The Recombination Operator, its Correlation to the Fitness
Landscape and Search Performance
Greg Hornby Masters Thesis
Postscript available here
A common misconception in evolutionary algorithms (EAs) is that one
recombination operator is universally better than another.
In fact, a recombination operator will only get better performance
on a function if it incorporates some knowledge about that
function -- called tuning it to the function's fitness
landscape. In this thesis we identify three ways in which a
recombination operator can be tuned to a real-valued
landscape: distance, directionality, and distributional bias.
We empirically show that a directionally tuned recombination
operator gives better search performance than an untuned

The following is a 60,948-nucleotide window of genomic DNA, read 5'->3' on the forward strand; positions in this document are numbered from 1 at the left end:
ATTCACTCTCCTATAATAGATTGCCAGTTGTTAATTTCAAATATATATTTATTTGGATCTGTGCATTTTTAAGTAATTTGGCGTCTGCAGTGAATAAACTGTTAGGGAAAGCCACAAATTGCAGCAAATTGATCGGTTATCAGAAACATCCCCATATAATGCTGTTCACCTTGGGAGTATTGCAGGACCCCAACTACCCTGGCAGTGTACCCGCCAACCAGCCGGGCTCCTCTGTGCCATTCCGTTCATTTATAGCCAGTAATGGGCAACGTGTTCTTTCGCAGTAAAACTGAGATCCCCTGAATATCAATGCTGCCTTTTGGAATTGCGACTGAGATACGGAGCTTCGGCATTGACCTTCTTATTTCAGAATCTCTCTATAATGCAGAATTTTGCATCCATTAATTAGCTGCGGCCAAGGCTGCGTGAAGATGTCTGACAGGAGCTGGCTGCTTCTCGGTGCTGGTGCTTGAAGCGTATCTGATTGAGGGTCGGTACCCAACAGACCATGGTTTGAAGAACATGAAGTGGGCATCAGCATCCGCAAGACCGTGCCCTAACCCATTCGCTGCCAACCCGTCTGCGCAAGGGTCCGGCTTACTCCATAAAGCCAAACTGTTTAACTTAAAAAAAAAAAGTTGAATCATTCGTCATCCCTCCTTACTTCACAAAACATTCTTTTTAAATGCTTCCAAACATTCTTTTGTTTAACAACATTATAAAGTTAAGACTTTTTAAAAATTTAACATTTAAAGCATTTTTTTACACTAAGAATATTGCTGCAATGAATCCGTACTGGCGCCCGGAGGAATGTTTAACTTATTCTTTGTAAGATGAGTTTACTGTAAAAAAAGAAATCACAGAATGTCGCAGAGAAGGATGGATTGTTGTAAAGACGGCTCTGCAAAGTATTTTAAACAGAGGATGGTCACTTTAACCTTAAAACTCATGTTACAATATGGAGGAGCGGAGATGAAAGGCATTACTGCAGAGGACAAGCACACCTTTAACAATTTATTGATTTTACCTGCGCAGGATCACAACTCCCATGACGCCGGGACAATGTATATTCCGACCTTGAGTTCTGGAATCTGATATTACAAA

We also show that a recombination operator that is tuned
to one landscape can be mis-tuned to a similar landscape.
In addition we find several surprises that contradict our
initial intuition but yield to further analysis. For example
one interesting observation is a decrease in the number of
individuals on the global optimum. We show this to be
caused by the attractive pull of a larger group of individuals on
a peak with a larger basin of attraction.